Hundreds Walked Blindfolded Behind The Visually Impaired In Bengaluru

This is the sixth year of the walks. The aim of the walks is to increase empathy - and also to raise awareness about eye donation.

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Participants walked from St Joseph's school on Bengaluru's Museum Road to Brigade Road.


Bengaluru: 

On the occasion of World Sight Day on Thursday, Blind Walks were organised in over 200 locations around India and four other countries - Canada, China, Philippines, Sri Lanka. What is a Blind Walk? Well, people with sight wear blindfolds and walk through the streets to experience - at least for a short while what it is like not to be able to see. They are led by the visually disabled - for whom the lack of vision is a daily experience.

This is the sixth year of the walks. The aim of the walks is to increase empathy - and also to raise awareness about eye donation.

Father George of the non-profit The Project Vision is the man behind the walks. He told NDTV, "This should be a movement with all classes and groups of people are involved. That is the only way to change the mindset so that more people come forward to express solidarity with visually challenged people. And also to make that decision to not burn or bury their eyes but to donate their eyes."

Anandhi Viswanathan, President, Rotary Bangalore Abilities, took part for the first time. She said, "Eye donation is something I am passionate about. Most people don't get the importance of eye donation. When a person dies, usually their eyes are buried or burnt with them. If they were to be donated, they could make a difference to two people."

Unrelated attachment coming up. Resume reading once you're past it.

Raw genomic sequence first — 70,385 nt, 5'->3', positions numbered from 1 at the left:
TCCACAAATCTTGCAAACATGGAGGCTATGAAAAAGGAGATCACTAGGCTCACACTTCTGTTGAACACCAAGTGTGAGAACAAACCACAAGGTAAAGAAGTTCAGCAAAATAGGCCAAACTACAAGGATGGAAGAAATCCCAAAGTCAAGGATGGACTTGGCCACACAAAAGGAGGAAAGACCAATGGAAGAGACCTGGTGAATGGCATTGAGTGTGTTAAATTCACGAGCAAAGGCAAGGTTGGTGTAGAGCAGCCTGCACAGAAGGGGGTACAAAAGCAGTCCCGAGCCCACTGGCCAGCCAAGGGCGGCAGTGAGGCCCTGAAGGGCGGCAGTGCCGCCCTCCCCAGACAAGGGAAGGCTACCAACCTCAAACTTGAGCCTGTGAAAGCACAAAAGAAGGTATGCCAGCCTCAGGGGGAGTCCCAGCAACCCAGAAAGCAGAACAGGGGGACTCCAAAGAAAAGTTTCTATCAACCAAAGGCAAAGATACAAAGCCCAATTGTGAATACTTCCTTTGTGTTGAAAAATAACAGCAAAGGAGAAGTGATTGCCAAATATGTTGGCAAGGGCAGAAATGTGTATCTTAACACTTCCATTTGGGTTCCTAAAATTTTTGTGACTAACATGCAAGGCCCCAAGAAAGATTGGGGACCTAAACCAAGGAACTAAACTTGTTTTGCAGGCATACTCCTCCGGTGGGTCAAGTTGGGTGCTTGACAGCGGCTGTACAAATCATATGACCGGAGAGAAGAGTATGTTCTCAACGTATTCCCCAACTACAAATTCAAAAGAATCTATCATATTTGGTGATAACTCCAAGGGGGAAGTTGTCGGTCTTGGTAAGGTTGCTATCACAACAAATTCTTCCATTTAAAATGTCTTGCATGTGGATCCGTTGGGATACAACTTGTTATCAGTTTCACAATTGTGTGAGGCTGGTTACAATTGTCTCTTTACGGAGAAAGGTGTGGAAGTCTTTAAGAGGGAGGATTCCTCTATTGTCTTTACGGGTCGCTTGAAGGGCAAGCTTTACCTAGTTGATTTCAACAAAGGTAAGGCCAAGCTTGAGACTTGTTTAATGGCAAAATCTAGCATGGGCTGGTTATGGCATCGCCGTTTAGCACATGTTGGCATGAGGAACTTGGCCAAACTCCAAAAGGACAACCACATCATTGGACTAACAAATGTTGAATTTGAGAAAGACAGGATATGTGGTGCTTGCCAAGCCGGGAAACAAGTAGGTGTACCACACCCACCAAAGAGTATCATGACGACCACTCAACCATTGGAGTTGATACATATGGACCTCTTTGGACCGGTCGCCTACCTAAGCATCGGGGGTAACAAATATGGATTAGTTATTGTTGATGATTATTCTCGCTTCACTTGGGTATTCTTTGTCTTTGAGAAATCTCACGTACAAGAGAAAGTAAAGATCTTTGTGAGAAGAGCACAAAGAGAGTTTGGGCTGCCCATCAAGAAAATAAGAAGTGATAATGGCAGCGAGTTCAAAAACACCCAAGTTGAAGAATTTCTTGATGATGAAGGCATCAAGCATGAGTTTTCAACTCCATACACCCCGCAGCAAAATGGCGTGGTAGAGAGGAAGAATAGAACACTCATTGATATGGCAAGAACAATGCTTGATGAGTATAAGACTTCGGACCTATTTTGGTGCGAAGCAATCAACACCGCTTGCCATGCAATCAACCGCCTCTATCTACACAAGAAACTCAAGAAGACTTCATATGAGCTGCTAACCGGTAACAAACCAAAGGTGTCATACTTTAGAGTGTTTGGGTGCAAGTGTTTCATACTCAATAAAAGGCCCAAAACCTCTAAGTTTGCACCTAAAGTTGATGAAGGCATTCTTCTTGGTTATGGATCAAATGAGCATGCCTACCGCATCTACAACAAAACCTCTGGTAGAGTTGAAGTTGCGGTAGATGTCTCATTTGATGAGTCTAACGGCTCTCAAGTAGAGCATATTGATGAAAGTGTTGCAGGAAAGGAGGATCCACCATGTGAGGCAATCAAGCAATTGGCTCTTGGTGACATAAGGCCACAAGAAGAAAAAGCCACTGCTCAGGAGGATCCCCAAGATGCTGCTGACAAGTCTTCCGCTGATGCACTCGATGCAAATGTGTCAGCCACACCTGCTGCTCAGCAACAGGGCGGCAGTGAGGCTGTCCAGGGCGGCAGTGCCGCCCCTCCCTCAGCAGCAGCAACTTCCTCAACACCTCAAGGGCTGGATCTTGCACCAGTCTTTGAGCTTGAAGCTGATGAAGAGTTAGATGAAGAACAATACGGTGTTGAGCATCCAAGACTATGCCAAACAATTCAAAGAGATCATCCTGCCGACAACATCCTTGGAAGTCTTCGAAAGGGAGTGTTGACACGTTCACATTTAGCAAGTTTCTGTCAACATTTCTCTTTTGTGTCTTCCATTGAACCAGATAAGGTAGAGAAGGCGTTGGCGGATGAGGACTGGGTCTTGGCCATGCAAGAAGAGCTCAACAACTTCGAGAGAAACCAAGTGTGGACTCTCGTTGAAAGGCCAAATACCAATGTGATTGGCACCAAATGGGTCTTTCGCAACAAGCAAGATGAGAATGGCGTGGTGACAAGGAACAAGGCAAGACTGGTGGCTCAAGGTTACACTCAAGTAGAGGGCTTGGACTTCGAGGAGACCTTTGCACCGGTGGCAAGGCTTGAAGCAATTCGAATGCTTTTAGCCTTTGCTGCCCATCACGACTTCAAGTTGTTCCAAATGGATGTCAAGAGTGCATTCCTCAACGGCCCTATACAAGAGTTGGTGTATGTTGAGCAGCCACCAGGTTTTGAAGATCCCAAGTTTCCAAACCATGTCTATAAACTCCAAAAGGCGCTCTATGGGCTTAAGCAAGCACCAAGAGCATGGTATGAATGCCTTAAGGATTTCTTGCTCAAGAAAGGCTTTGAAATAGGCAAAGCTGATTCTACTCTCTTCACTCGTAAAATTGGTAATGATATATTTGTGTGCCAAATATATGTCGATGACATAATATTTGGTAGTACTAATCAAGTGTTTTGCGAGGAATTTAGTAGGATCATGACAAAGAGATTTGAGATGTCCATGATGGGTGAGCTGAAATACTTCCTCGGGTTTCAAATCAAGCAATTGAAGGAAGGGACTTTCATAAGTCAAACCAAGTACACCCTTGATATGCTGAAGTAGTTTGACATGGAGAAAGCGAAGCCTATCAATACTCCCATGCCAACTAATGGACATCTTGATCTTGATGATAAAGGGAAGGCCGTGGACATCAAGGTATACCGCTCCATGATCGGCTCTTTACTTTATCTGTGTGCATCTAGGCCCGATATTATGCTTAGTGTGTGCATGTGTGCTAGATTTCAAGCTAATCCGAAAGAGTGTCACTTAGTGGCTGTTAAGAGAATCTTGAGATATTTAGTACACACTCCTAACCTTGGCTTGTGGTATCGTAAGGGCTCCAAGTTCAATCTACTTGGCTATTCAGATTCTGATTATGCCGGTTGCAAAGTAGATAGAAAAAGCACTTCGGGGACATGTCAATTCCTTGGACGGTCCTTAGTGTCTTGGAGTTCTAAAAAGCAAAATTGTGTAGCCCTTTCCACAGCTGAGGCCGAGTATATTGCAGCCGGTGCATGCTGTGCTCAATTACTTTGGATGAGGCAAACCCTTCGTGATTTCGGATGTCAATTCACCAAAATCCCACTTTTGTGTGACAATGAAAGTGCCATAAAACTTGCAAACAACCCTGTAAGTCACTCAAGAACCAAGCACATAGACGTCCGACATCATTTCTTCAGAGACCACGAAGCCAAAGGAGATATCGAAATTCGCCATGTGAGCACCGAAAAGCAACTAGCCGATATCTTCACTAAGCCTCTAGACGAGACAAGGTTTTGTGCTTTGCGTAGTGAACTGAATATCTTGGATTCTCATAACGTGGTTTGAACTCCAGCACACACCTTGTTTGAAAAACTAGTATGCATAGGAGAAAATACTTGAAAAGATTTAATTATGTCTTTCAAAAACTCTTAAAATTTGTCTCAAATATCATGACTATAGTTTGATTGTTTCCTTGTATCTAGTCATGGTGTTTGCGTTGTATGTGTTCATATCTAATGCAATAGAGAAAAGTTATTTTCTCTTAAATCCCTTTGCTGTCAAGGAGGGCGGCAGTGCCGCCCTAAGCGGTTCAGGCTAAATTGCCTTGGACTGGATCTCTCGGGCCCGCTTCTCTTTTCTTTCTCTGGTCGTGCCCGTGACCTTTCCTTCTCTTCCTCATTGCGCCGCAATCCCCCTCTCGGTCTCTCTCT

Jayanth Kumar, Founder Member of The Project Vision, said, "Sighted people experience for a few minutes. Walk with the help of blind people - and feel how they feel. They will get awareness and get to pledge their eyes."

Participants in the walk went from the St Joseph's school on Bengaluru's Museum Road to the busy Brigade Road. About 300 people took part in the walk which was supported by many NGOs and corporates. One participant, Pasha, said he took part because his wife is a glaucoma patient and he wanted to understand what she was going through.

Subramani, a visually challenged journalist, helped to lead one group of walkers. He told NDTV, "People should be sensitive. When walking on arterial roads, you often find people not paying much attention. This is a reversal of roles. I will be telling people how to walk. The world has to be accessible and equal for everybody. "

According to The Project Vision, India has 15 million blind persons - accounting for worlds one third blind population. Three million of these visually challenged persons could see again through eye donation. But only 68,409 person donated their eyes last year despite nine million deaths as per National Program for the Control of Blindness (NPCB).



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